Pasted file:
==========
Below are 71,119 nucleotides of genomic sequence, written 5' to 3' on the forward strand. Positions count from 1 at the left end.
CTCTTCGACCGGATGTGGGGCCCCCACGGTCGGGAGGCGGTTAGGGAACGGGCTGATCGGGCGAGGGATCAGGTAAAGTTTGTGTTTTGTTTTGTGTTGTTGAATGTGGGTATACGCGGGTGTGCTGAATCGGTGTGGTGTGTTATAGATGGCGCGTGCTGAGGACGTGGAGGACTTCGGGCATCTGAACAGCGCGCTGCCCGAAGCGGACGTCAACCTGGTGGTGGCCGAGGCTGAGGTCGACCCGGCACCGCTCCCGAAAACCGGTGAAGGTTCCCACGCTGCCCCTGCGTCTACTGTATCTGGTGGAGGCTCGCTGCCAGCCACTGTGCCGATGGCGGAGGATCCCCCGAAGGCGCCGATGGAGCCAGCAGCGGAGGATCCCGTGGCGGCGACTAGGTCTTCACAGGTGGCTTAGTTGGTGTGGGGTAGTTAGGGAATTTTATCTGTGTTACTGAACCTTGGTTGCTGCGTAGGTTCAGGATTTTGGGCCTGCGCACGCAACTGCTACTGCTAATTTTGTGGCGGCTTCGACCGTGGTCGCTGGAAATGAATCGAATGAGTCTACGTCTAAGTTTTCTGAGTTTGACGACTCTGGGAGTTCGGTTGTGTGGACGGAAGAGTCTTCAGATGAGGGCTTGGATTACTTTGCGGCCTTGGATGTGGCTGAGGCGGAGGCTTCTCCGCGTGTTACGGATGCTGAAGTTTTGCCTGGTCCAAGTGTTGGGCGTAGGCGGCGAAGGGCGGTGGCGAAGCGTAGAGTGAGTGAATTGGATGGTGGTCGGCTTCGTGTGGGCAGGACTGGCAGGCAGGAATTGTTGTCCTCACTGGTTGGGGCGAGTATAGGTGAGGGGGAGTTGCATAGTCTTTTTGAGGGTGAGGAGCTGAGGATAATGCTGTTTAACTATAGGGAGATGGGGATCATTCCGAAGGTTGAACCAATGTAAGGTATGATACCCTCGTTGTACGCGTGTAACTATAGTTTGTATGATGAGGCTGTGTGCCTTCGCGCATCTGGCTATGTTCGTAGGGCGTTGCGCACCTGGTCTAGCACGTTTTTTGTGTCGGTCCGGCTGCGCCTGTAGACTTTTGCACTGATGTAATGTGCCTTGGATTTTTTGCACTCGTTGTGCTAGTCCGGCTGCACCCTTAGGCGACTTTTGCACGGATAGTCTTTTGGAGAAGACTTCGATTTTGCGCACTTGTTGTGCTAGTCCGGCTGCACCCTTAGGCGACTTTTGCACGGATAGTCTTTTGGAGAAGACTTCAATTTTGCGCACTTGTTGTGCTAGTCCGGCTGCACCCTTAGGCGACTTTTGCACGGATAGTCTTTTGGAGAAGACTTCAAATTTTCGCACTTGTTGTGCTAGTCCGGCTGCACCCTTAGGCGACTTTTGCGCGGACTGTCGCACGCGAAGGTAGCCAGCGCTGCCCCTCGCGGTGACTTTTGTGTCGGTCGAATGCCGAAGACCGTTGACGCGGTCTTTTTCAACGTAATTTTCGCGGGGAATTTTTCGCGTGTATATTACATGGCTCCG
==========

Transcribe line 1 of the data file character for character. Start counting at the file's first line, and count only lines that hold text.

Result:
Below are 71,119 nucleotides of genomic sequence, written 5' to 3' on the forward strand. Positions count from 1 at the left end.